Copper demand is set to double within the next two decades, but miners will need to re-evaluate ways of commercialising the resource as ore levels continue to fall.
This is the warning conveyed by the International Copper Association Australia (ICAA), which correlates to data from Australia’s Office of the Chief Economist (OCE) showing growth in global copper demand is currently exceeding growth in supply.
Speaking at the Copper to the World conference in Adelaide on Tuesday, ICAA chief executive officer John Fennell said most of the world’s largest operating copper mines are more than 75 years old and while ore levels keep dropping, demand keeps rising.
“Copper use will be 26 million tonnes a year by 2040, double what it is today,” Mr Fennell said.
He said miners will be forced to “get more from less”, or search “much deeper than they have every gone before and in riskier, hard to access areas”.
Mr Fennell said this was possible with modern technologies such as artificial intelligence, robotic machinery and armies of advanced sensors, which would also produce safer, greener copper with minimal impact on people and the environment.
“Getting copper out and up from 1-2km underground would have been science fiction once but running a completely automated mine with intelligent machines and haulage from an urban centre is now possible,” he said.
However, Mr Fennell said the roll-out of copper mining technology has not been as rapid or widespread as first predicted, with adoption mainly undertaken by “big miners with deep pockets”.
“We need to ensure sure technology is identified, tested and implemented as widely as possible,” he added.
Ore decline inhibits productivity in Chile
Declining ore levels are a hurdle faced by one of the world’s copper powerhouse nations, Chile, where copper mining currently makes up 13% of the country’s gross domestic product.
Copper also accounts for 60% of its annual exports, mainly to Asian countries including the metal’s top consumer, China.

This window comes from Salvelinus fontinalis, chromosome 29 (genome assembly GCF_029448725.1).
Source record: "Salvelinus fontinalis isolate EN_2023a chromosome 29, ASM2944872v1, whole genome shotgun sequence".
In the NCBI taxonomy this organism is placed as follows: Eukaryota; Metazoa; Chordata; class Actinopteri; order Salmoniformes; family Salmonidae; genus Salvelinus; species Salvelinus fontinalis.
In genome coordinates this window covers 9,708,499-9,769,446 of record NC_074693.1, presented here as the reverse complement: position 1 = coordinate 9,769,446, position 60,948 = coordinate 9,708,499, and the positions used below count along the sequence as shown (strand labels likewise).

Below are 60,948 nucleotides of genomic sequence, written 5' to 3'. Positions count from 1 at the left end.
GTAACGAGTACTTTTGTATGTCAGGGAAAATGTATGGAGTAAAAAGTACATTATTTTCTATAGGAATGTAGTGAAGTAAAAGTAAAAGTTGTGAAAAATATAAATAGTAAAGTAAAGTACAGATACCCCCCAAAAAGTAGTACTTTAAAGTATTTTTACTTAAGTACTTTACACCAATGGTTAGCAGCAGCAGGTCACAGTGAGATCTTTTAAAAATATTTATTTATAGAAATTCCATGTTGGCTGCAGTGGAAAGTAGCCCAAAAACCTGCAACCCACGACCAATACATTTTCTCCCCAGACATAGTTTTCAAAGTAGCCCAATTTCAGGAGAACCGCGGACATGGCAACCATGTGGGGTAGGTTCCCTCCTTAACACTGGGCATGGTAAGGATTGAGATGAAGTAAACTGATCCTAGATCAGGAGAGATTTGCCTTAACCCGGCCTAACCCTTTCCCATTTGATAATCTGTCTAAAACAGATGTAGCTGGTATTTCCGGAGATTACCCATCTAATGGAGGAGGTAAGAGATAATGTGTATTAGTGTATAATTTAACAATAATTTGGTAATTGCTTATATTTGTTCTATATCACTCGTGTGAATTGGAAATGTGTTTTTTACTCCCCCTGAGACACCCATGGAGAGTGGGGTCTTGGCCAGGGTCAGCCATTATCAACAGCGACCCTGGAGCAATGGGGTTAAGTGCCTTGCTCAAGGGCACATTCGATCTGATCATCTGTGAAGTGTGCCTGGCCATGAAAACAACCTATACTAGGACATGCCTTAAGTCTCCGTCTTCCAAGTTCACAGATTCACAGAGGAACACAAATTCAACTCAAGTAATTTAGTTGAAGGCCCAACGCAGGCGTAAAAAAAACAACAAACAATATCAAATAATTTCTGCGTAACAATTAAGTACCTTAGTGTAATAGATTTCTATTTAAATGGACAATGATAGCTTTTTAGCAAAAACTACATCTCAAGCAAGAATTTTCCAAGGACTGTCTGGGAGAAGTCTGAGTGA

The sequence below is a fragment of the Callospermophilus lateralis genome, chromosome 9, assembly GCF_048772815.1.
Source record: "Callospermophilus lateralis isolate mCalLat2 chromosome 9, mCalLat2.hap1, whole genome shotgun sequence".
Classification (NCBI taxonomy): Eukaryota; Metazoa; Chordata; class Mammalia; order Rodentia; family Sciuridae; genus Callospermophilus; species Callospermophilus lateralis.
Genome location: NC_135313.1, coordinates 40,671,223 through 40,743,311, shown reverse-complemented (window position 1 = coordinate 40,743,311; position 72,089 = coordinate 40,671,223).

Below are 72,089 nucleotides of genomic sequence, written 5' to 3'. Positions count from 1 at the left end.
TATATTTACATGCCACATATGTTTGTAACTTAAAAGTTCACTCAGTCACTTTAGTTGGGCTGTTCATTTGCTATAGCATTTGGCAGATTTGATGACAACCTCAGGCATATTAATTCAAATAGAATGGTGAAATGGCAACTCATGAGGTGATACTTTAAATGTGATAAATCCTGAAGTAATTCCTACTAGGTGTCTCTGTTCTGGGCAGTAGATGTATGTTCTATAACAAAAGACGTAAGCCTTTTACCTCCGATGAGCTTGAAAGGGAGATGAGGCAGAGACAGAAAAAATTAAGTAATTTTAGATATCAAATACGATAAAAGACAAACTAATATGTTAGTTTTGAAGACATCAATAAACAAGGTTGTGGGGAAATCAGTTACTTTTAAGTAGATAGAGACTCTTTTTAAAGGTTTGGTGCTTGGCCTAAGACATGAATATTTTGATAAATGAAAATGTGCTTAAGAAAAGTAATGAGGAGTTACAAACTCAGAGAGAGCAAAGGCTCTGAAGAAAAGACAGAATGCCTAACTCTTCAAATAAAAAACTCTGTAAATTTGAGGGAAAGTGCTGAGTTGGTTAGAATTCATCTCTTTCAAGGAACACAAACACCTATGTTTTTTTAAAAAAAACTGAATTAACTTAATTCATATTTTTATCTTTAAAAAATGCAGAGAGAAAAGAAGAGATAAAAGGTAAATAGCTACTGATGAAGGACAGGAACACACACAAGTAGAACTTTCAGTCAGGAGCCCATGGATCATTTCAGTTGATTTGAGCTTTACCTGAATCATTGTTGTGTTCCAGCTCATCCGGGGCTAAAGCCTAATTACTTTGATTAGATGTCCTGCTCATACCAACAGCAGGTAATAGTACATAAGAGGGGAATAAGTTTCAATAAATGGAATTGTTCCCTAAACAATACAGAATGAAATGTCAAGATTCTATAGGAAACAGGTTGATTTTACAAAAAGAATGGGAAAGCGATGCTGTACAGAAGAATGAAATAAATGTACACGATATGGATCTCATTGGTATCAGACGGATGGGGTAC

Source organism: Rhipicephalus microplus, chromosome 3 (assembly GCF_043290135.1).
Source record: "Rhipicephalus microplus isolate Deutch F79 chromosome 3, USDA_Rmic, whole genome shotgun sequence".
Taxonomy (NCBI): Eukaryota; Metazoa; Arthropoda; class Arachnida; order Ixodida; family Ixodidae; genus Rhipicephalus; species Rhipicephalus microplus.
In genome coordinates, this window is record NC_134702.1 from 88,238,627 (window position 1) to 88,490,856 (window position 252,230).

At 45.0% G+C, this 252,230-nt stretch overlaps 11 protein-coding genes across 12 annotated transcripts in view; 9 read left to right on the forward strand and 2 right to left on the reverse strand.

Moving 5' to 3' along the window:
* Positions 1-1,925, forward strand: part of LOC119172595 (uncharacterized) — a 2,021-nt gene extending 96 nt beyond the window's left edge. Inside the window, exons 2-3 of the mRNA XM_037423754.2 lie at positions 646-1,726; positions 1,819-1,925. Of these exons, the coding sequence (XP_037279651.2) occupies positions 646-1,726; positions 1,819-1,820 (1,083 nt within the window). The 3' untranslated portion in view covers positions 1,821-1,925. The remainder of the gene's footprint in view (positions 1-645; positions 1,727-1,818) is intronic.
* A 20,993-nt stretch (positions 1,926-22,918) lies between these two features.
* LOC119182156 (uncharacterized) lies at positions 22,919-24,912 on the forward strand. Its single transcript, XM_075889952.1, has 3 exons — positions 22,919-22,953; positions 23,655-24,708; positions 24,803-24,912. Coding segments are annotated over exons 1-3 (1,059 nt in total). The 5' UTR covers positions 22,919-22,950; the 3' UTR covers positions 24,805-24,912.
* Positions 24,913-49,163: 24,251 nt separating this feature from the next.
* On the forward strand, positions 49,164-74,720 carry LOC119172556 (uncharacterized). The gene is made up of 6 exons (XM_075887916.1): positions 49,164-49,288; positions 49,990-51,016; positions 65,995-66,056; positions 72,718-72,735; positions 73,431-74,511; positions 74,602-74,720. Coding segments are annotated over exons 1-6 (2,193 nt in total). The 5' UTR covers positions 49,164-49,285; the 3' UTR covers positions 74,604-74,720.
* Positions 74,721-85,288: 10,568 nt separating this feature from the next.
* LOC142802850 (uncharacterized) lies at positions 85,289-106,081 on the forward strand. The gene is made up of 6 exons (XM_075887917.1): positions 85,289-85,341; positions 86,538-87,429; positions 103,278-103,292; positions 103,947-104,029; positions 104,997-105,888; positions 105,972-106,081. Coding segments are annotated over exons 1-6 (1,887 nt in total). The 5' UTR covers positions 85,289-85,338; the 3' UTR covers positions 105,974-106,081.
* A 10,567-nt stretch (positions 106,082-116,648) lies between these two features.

Also speaking at the copper conference, Minnovex AG vice president Juan Rayo Calderon said Chile’s biggest challenge was that its mining productivity has fallen well below that of its overseas competitors.
“Copper mining in Chile has become more and more difficult as ore bodies decline, the target rocks are increasingly harder, and water is getting far more expensive,” Mr Calderon said.
He said another issue was “human productivity, which faces rising demands of higher salaries, and increased community expectations around more environmentally sympathetic mining”.
These demands have affected not only Chile but the global copper market recently, with a strike at one of the country’s top producing copper mines being attributed to a sudden rise in copper prices.
However, Mr Calderon said a “road map” backed by Chilean government and private sector research and development initiatives to improve productivity is expected to be updated this year.
“That will assist our current gains in seeking to lift productivity while meeting higher public expectations about the way we mine,” he said.
Copper prices and outlook
Copper prices hit a five-month low of US$5,740 per tonne earlier this month but recovered overnight, boosted by a strike that slashed output in half at the Chuquicamata mine in Chile, operated by the world’s top copper producer Codelco.
According to Reuters, benchmark copper on the London Metal Exchange gained 0.5% to US$5,848/t in closing open-outcry trading after an earlier intraday low of US$5,776/t.
This price recovery was also attributed to continued declining output from China, which last month fell 5.2% year-on-year and 3.9% month-to-month to 711,000t, the news wire reported.
Meanwhile, some analysts have warned copper and other industrial metals could be pressured by market expectations of damage to growth and demand prospects from the US-China trade dispute.
The OCE also warned in its Resources and Energy Quarterly report for March 2019 that trade tensions could counterbalance some price gains.
“However, it is also possible that investors will pay less heed to trade tensions and associated risks over time as markets adapt to the situation,” the report stated.
Another speaker at the Adelaide conference, CRU Consulting principal analyst Erik Heimlich, said the trade tensions were creating some misconceptions on pricing and impacts but the longer-term copper outlook was “robust”.
“This will see output coming through from the mines approved for development in the past 12 months – where not much additional capacity was coming to actual market – and the spate of copper mergers and acquisitions will add price improvement as worthwhile assets get better attention and investment,” Mr Heimlich said.
He added that China, which currently accounts for almost half of global copper demand, would still be a top consumer in the next five years. However, India and Asia are expected to drive global copper growth beyond 2025.
“I expect 12% of new demand in this period to come from India and around 10% from ASEAN countries – stabilising copper growth globally at around 2% a year over the next four years,” Mr Heimlich said.
With inventories near record lows, the OCE has forecast copper prices to rise significantly to US$6,978/t in 2019 before peaking at around US$8,500/t in 2021, then easing back to US$7,342/t by 2024.